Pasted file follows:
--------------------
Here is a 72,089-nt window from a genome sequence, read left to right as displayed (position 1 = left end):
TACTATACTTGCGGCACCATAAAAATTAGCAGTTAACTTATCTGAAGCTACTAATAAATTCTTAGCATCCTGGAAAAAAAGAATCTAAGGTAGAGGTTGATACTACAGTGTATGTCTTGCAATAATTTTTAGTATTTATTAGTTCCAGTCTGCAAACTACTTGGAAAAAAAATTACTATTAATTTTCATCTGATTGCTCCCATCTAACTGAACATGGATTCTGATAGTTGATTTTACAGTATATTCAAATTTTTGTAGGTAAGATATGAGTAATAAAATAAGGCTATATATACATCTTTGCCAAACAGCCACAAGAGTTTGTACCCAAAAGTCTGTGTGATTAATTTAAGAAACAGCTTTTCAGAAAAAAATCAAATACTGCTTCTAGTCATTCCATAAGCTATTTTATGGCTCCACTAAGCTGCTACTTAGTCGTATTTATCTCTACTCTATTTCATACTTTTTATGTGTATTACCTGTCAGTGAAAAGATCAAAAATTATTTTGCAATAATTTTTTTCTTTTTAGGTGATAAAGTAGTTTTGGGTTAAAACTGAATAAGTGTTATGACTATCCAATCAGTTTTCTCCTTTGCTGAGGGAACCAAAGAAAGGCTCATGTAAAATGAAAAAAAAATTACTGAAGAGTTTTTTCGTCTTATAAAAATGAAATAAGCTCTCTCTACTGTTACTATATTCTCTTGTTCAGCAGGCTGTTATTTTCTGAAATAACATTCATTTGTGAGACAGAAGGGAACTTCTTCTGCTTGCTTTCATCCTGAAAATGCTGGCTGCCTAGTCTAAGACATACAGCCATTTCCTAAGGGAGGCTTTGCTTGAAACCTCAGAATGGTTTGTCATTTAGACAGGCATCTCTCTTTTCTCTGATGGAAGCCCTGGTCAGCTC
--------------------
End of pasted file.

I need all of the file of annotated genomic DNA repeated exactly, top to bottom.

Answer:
Here is a 72,089-nt window from a genome sequence, read left to right as displayed (position 1 = left end):
TACTATACTTGCGGCACCATAAAAATTAGCAGTTAACTTATCTGAAGCTACTAATAAATTCTTAGCATCCTGGAAAAAAAGAATCTAAGGTAGAGGTTGATACTACAGTGTATGTCTTGCAATAATTTTTAGTATTTATTAGTTCCAGTCTGCAAACTACTTGGAAAAAAAATTACTATTAATTTTCATCTGATTGCTCCCATCTAACTGAACATGGATTCTGATAGTTGATTTTACAGTATATTCAAATTTTTGTAGGTAAGATATGAGTAATAAAATAAGGCTATATATACATCTTTGCCAAACAGCCACAAGAGTTTGTACCCAAAAGTCTGTGTGATTAATTTAAGAAACAGCTTTTCAGAAAAAAATCAAATACTGCTTCTAGTCATTCCATAAGCTATTTTATGGCTCCACTAAGCTGCTACTTAGTCGTATTTATCTCTACTCTATTTCATACTTTTTATGTGTATTACCTGTCAGTGAAAAGATCAAAAATTATTTTGCAATAATTTTTTTCTTTTTAGGTGATAAAGTAGTTTTGGGTTAAAACTGAATAAGTGTTATGACTATCCAATCAGTTTTCTCCTTTGCTGAGGGAACCAAAGAAAGGCTCATGTAAAATGAAAAAAAAATTACTGAAGAGTTTTTTCGTCTTATAAAAATGAAATAAGCTCTCTCTACTGTTACTATATTCTCTTGTTCAGCAGGCTGTTATTTTCTGAAATAACATTCATTTGTGAGACAGAAGGGAACTTCTTCTGCTTGCTTTCATCCTGAAAATGCTGGCTGCCTAGTCTAAGACATACAGCCATTTCCTAAGGGAGGCTTTGCTTGAAACCTCAGAATGGTTTGTCATTTAGACAGGCATCTCTCTTTTCTCTGATGGAAGCCCTGGTCAGCTC